So, that's exactly what this post is about. Awesome features that I think are less talked about:
Let's start with...
Yes, you read that right. The browser has a native interface that let's you do precise performance measurements. The important part is precise, as it let's you do measurements simply not possible with normal JS methods (like
Date.now()). It lets you measure time to microseconds. Microseconds. Not Milliseconds, but a thousand of that!
You can also do all sorts of things like
highResTimeStamps and gives you a better alternative to
Performance.now(). Definitely worth a look!
Intl object is for you.
The Intl object is the namespace for the ECMAScript Internationalization API, which provides language sensitive string comparison, number formatting, and date and time formatting.
Ok, so when I first saw this, I could not believe my eyes! I was using Enki to make my daily knowledge workout and then:
You can curve the x and y axis of a corner independently. That is awesome! Why? I immediately thought about an article I read some time ago (and gladly I had bookmarked it!) about optical illusions:
Further down a comment wrote:
[...] In the olden days we had to slice up corner images and use a lot of markup for rounded corners on elements, then border radius made it a lot easier, now to get optically correct rounded corners we’d have to go back to complex markup and background images.
But maybe we can use this slash-syntax to create these 'rounded' corners that also appear round! (Edit: Sadly its not possible with the slash-syntax, but it's interesting anyway )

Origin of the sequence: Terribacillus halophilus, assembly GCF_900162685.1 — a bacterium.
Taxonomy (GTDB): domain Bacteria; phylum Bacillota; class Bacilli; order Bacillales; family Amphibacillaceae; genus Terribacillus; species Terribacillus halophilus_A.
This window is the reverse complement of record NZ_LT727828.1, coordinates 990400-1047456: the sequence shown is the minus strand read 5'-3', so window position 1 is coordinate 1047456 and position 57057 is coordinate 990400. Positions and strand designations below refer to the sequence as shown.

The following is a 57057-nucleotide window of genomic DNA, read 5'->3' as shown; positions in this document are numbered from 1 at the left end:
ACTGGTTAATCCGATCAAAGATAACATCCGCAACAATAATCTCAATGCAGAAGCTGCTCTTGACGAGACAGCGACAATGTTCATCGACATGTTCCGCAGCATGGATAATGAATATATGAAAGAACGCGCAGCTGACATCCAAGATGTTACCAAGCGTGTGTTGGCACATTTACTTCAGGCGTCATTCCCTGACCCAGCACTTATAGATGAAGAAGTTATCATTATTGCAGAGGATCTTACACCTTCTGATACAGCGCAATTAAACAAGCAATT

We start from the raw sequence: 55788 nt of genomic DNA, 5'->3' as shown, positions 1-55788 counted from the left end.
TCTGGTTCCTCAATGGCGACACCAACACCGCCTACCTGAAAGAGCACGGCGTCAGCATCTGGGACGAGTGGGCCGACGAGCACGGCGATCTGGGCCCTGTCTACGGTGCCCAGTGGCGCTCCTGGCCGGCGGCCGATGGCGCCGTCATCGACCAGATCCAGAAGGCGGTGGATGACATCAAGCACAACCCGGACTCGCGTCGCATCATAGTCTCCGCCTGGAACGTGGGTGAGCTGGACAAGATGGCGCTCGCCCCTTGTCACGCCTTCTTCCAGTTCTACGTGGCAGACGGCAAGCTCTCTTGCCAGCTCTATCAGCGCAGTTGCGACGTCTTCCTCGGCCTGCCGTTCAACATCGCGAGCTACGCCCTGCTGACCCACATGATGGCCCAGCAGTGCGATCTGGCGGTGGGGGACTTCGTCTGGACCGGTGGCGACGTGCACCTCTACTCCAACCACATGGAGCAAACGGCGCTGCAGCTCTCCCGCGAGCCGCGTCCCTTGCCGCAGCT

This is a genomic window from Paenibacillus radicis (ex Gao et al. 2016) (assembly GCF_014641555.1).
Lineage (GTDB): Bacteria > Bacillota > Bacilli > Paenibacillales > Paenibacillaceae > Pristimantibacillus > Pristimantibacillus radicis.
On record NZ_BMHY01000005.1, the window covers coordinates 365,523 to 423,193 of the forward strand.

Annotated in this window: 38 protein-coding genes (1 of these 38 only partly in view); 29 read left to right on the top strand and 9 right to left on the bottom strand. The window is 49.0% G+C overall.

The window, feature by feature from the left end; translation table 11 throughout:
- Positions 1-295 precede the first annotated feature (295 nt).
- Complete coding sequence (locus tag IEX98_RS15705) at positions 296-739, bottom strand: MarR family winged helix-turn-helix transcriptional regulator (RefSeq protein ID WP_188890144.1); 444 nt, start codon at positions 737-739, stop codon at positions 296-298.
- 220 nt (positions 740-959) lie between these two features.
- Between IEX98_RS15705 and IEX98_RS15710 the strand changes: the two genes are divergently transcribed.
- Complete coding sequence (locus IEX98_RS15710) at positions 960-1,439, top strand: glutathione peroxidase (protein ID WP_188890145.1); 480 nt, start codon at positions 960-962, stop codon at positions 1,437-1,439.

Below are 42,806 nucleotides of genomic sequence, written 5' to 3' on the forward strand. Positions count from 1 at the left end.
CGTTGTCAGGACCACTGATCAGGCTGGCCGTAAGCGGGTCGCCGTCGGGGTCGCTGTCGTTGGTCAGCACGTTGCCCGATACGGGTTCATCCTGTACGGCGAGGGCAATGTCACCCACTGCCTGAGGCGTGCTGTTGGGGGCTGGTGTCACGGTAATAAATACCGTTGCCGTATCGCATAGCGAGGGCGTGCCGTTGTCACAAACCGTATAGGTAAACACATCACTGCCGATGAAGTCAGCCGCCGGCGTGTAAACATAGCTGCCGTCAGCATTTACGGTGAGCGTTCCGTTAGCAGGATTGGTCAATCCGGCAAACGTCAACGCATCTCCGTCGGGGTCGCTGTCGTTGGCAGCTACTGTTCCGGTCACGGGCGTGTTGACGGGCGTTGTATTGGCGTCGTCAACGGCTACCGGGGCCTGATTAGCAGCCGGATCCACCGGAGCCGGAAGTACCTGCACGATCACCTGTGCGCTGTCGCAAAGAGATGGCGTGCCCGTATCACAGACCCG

This is yet another awesome feature CSS has up its sleeve.
Vincent De Oliveira wrote:
To put it simply, this function renders any part of a website as a live image. A. Live. Image! As you see a DOM element rendered right in the browser, you’ll get an image of it. Every changes to that element will be immediately seen in real-time in the image, even text selection.
Some of the possibilities that
element() would enable are thumbnails/previews and mirror-like effects. Sadly though this CSS feature only works in Firefox and can thus not be used for production purposes. Hopefully other browser vendors will follow the early efforts from Firefox at some point in the future!
(Credit Vincent De Oliveira)
ins tag represents something that is/was inserted into the current document.
<ins>element represents a range of text that has been added to a document.
This is a useful tag if you are picky about your markup (as you should be!) because you can use it with an additional
cite let's you add an URI which explains the change and
datetime let's you add a timestamp for when the change happened.
output should be used for content that is the result of an equation. Nothing special, but still cool!
That's it! Thank you for reading :)